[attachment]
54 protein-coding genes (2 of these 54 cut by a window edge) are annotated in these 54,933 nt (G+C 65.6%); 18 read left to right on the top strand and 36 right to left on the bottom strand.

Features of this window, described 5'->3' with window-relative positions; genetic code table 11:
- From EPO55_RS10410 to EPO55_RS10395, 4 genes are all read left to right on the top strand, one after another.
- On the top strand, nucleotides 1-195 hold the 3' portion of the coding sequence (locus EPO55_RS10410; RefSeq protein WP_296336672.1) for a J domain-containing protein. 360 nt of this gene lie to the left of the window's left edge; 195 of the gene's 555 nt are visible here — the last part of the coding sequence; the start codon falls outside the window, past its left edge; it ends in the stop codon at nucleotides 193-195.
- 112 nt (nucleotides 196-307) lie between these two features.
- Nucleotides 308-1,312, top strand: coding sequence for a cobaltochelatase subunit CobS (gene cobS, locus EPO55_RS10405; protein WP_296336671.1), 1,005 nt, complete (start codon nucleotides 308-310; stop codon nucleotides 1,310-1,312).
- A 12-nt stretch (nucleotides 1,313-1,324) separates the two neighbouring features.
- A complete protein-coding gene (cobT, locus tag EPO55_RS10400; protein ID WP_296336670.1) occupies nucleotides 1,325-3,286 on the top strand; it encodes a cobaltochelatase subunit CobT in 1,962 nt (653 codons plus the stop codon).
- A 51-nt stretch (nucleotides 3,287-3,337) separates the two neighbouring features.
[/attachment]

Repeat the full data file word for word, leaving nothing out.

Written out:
54 protein-coding genes (2 of these 54 cut by a window edge) are annotated in these 54,933 nt (G+C 65.6%); 18 read left to right on the top strand and 36 right to left on the bottom strand.

Features of this window, described 5'->3' with window-relative positions; genetic code table 11:
- From EPO55_RS10410 to EPO55_RS10395, 4 genes are all read left to right on the top strand, one after another.
- On the top strand, nucleotides 1-195 hold the 3' portion of the coding sequence (locus EPO55_RS10410; RefSeq protein WP_296336672.1) for a J domain-containing protein. 360 nt of this gene lie to the left of the window's left edge; 195 of the gene's 555 nt are visible here — the last part of the coding sequence; the start codon falls outside the window, past its left edge; it ends in the stop codon at nucleotides 193-195.
- 112 nt (nucleotides 196-307) lie between these two features.
- Nucleotides 308-1,312, top strand: coding sequence for a cobaltochelatase subunit CobS (gene cobS, locus EPO55_RS10405; protein WP_296336671.1), 1,005 nt, complete (start codon nucleotides 308-310; stop codon nucleotides 1,310-1,312).
- A 12-nt stretch (nucleotides 1,313-1,324) separates the two neighbouring features.
- A complete protein-coding gene (cobT, locus tag EPO55_RS10400; protein ID WP_296336670.1) occupies nucleotides 1,325-3,286 on the top strand; it encodes a cobaltochelatase subunit CobT in 1,962 nt (653 codons plus the stop codon).
- A 51-nt stretch (nucleotides 3,287-3,337) separates the two neighbouring features.